The Battle of Thermopylae and its Consequences



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The Battle of Thermopylae and its Consequences


Grade Level: 9th

Objectives


Following this activity, students will be able to:

  1. Recognize how the 300 Spartans and their allies were able to hold the much larger Persian army for three days

  2. Explain how the Spartan’s actions affected the morale of both sides of the Greco-Persian War

  3. Be able to draw up battle plans based on their experiences in the “game”

Materials

Traffic Cones

Water Balloons



A Picnic Table

Procedures

  1. Before beginning this activity, students should have the following background information:

    • The Greco-Persian War was important in that it settled the notion of Greek independence from outside empires for several centuries.

    • The time following the war was one of great cultural progress. This progress would affect Western civilization profoundly even into the present.

    • The battle of Thermopylae while debatable in it’s practical contribution to the Greeks in the war, served to bolster the morale of the Greek armies.

  2. Ask students how they think battles were fought in Classical times and with what weapons.

  3. Make certain the students know what was at stake in this war. Make certain they know the differences in the size and scope of both armies. Explain the setup of Thermopylae but not its outcome.

  4. Take the class outside and divide them into two groups, one group being much smaller than the other.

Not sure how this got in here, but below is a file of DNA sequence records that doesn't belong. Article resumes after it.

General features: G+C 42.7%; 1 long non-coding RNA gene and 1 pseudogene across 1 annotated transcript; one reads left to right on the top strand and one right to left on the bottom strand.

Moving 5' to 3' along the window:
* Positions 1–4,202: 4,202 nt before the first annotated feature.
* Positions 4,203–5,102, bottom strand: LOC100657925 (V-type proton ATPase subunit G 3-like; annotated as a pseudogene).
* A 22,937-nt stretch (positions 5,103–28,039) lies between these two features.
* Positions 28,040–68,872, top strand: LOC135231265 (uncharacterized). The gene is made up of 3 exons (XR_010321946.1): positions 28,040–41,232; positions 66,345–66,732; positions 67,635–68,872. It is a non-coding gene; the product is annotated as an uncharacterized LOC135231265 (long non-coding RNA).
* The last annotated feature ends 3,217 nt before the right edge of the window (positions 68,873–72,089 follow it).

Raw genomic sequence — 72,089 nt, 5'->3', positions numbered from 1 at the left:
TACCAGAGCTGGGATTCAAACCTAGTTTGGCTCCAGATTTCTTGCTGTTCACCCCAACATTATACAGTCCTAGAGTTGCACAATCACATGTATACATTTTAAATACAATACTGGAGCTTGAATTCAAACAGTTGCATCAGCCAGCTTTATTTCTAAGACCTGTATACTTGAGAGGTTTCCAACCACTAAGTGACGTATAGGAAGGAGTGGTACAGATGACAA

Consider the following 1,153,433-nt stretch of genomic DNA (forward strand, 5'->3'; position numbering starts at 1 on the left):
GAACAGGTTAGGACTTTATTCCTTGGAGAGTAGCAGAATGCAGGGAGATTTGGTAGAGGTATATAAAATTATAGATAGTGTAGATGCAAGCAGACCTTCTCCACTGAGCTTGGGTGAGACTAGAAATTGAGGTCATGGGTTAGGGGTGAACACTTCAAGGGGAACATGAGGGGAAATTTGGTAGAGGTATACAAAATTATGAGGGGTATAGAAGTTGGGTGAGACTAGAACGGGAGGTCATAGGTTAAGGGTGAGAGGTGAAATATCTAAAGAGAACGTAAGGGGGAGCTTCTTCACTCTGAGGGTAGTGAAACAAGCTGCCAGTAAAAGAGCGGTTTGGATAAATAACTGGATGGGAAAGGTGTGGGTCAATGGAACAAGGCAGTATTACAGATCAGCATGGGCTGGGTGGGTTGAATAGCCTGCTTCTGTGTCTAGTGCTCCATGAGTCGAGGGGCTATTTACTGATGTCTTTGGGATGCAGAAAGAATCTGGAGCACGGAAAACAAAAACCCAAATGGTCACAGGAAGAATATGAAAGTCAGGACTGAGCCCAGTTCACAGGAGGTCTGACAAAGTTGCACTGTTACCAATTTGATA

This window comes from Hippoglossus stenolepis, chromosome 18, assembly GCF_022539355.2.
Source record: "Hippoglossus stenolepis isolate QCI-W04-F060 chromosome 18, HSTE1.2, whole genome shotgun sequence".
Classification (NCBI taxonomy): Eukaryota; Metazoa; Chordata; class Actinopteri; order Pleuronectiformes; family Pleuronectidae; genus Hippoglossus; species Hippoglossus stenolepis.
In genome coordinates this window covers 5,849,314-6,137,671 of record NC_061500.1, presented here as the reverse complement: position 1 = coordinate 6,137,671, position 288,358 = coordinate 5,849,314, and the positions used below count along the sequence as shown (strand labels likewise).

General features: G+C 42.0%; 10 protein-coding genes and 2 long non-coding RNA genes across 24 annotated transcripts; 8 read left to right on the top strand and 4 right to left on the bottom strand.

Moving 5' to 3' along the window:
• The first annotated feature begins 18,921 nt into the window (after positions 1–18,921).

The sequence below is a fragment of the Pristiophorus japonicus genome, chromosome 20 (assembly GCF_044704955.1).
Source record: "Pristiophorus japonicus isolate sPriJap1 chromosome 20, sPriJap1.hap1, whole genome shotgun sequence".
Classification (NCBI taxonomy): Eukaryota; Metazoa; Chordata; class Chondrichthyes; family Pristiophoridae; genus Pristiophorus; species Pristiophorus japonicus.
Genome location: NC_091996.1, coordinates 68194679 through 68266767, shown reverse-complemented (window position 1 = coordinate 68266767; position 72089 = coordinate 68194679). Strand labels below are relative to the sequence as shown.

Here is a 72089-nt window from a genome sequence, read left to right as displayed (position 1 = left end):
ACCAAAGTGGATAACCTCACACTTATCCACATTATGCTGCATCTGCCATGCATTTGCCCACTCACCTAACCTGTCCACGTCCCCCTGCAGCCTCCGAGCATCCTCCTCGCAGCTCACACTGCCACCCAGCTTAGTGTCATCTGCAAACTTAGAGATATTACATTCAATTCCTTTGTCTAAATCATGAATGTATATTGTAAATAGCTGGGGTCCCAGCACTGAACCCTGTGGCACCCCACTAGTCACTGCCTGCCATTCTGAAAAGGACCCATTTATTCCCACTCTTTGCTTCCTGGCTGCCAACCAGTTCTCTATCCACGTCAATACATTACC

5. Explain to the students that they will be recreating the battle of Thermopylae using water balloons. The traffic cones outline the narrow path and the picnic should be turned on its side to simulate the wall the Spartans used for defense. Explain to the students that they cannot leave the “pass”, one side is a sheer cliff while the other drops off into the water.

  6. Explain that the Persians can not get out. This simulates the overwhelming odds the Spartans faced. The Spartan team can get hit 3 times before they are dead. This simulates their superior equipment.

  7. Divide the battle into three short rounds, each one simulating a day. Be sure to limit each round’s water balloons or the students will go through them in one round. Between the second and third round tell the students that a secret path around the wall has been found. Allow them to take a small group of “Persians” to ambush the Spartans on the third day.

  8. If all goes as it should the Spartan team should lose on the third day. After everyone is cleaned up, discuss with the students how the Persian army would feel when a relatively small army could hold them off and inflict terrible casualties over a three day period. Furthermore, how might they feel when confronting a much larger army made up of the same type of soldiers? Might this have had an effect on the Persian’s willingness to fight?

  9. Put the students into groups and have them prepare a battle plan using resources on the web. Then have them create a graphic design detailing their plan and strategy.

Assessment

You can evaluate groups on their charts using the following three-point rubric:

Three points: well designed; clear and carefully prepared plans adequately defending their position.

Two points: adequately designed plans; legible and satisfactorily prepared; some data missing

One point: inadequately designed plans; carelessly prepared; significant data missing


Resources

Bradford, Ernle. Thermopylae: Battle for the West (March 2004)





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